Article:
Slowly, the life support systems started to fail, but nobody knew how to solve the problem. They did not understand the technology and did not know how to fix the failing systems.

I don’t like stories with bad endings so I won’t leave this one in such a condition. Fortunately, in the vast libraries that was loaded onto the spaceship at the beginning the knowledge of how these systems work and how they are to be maintained still existed. Some young people then got hold of this knowledge and they started to fix the systems.

Obviously I have some other reason for telling your this story, but I’ll leave that for another day. In the meantime, you may think about this story and what it means.

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Non-commutation

It is believed that the non-commutation of operators is a characteristic property of quantum mechanics. So much so that axiomatic mathematical structures are developed specifically to represent this non-commuting nature for the purpose of being the ideal formalism in terms of which quantum physics can be modeled.

Is quantum physics the exclusive scenario in which non-commuting operators are found? Is the non-commutative nature of these operators in quantum mechanics a fundamental property of nature?

No, one can also define operators in classical theories and find that they are non-commuting. And, no, this non-commuting property is not fundamental. It is a consequence of more fundamental properties.

Diffraction pattern

To illustrate these statements, I’ll use a well-known classical theory: Fourier optics. It is a linear theory in which the propagation of a beam of light is represented in terms of an angular spectrum of plane waves. The angular spectrum is obtained by computing the two-dimensional Fourier transform of the complex function representing the optical beam profile on some transverse plane.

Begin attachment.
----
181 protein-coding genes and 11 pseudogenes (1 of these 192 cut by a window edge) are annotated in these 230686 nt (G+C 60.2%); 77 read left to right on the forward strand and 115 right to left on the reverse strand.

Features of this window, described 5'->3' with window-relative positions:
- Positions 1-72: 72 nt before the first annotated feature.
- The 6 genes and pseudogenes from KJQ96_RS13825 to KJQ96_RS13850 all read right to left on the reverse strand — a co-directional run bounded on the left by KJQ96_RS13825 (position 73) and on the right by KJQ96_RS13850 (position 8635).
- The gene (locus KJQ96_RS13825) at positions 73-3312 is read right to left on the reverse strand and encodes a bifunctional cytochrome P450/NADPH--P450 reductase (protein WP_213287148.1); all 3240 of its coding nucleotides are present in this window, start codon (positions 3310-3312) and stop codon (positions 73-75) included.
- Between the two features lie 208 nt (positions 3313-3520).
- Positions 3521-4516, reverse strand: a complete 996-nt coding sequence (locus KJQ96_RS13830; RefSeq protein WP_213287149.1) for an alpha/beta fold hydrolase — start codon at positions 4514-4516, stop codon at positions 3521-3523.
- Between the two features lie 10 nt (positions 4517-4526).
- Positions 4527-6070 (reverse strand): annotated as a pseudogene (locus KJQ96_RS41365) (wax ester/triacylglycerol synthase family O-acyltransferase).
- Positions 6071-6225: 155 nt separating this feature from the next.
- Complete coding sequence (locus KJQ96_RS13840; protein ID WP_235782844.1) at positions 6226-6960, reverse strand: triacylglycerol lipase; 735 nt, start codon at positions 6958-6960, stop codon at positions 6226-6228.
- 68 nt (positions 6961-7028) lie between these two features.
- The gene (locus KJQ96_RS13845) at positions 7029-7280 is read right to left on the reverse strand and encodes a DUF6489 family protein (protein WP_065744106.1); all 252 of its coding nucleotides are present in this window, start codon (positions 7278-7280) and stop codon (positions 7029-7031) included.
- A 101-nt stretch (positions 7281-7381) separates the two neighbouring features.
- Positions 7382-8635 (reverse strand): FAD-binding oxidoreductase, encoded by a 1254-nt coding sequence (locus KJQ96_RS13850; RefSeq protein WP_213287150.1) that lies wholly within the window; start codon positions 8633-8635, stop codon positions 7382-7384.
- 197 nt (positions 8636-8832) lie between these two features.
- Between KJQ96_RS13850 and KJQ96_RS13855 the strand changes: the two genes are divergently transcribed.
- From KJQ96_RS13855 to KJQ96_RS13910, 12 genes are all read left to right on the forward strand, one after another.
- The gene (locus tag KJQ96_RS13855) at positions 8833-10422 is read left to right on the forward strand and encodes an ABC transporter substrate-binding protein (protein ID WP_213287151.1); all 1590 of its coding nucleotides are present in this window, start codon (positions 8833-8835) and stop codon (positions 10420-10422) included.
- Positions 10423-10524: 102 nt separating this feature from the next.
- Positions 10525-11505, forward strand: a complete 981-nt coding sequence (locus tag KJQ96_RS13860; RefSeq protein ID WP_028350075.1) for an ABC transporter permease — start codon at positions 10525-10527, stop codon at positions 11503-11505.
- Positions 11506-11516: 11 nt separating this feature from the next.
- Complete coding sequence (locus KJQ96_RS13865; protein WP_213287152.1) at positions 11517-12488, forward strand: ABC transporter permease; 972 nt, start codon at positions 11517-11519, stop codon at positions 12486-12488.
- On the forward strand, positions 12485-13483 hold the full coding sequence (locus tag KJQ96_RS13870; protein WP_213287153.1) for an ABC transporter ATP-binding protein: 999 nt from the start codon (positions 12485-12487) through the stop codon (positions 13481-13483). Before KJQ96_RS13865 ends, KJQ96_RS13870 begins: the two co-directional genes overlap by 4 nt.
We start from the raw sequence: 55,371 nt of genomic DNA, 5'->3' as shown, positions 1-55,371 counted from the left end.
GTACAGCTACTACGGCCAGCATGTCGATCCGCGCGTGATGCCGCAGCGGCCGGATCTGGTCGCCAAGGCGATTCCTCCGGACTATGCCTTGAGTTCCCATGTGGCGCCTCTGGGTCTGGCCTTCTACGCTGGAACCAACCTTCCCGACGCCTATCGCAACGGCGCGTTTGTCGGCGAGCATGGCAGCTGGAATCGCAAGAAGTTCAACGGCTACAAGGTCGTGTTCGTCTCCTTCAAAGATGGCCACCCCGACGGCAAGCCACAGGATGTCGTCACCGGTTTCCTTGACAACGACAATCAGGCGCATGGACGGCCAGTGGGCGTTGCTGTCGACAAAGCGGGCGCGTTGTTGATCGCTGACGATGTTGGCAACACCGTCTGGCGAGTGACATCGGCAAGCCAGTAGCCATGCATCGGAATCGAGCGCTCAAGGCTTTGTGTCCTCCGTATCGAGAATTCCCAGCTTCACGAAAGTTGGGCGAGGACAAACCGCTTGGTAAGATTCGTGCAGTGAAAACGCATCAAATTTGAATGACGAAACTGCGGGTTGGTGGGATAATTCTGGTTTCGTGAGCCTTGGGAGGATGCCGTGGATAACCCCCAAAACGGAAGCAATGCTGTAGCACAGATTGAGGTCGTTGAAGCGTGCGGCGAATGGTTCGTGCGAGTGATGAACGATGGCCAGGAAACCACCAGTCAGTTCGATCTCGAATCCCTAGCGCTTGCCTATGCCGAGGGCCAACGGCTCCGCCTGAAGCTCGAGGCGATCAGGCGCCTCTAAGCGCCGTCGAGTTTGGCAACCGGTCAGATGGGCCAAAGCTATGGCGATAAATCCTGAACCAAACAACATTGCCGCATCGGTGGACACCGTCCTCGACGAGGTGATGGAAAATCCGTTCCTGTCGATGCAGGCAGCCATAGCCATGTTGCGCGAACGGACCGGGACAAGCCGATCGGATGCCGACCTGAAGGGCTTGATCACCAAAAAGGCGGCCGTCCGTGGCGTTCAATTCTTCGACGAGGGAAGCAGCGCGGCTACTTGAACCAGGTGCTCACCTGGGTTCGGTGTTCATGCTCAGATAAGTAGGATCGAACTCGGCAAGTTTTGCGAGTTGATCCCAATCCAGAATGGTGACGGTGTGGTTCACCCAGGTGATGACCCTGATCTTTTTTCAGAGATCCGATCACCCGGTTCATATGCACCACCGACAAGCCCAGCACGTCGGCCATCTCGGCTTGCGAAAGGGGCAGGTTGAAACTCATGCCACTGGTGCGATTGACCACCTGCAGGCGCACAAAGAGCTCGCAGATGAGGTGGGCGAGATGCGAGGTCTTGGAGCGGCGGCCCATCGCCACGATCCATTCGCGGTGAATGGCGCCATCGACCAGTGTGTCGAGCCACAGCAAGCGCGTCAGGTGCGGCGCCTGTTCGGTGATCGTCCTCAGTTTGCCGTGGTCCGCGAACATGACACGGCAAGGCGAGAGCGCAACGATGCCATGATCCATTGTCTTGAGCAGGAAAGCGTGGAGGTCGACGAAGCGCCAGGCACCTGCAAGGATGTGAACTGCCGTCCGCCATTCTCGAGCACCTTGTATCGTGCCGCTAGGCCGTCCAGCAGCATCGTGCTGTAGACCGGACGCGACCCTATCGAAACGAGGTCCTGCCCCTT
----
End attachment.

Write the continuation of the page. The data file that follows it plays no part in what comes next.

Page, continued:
The general propagation direction of such a beam of light, which is the same thing as the expectation value of its momentum, can be calculated with the aid of the angular spectrum as its first moment. An equivalent first moment of the optical beam profile gives us the expectation value of the beam’s position. Both these calculations can be represented formally as operators. And, these two operators do not commute. Therefore, the non-commutation of operators has nothing to do with quantum mechanics.

So what is going on here? It is an inevitable consequence that two operators associated with quantities which are Fourier conjugate variables would be non-commuting. Therefore, the non-commuting property is an inevitable result of Fourier theory. Quantum mechanics inherits this property because the Planck relationship converts the phase space variables, momentum and position, into Fourier conjugate variables.

So, is Fourier analysis then the fundamental property? Well, no. There is a more fundamental property. The reason why Fourier conjugate variables lead to non-commuting operators is because the bases associated with these conjugate variable are mutually unbiased.

We can again think of Fourier optics to understand this. The basis of the angular spectrum consists of the plane waves. The basis of the beam profile are the points on the transverse plane. Since plane waves have the same amplitude at all points in space, the overlap of a plane wave with any point on the transverse plane gives a result with the same magnitude. Hence, these two bases are mutually unbiased.

Although Fourier theory always leads to such mutually unbiased bases, not all mutually unbiased bases are produced by a Fourier relationship. Another example is found with Lie algebras. For example, consider the Lie algebra associated with three dimensional rotations. This algebra consists of three matrices called the Pauli matrices. We can determine the eigenbases of the three Pauli matrices and we’ll see that they are mutually unbiased. These three matrices do not commute. So, we can make a general statement.

Two operators are maximally non-commuting if and only if their eigenbases are mutually unbiased

The reason for the term “maximally” is to take care of those cases where some degree of non-commutation is seen even when the bases are not completely unbiased.

Although the Pauli matrices are ubiquitous in quantum theory, they are not only found in quantum physics. Since they represent three-dimensional rotations they are also found in purely classical scenarios. Therefore, their non-commutation has nothing to do with quantum physics per se. Of course, as we already showed, the same is true for Fourier analysis.

So, if we are looking for some fundamental principles that would describe quantum physics exclusively, then non-commutation would be a bad choice. The hype about non-commutation in quantum physics is misleading.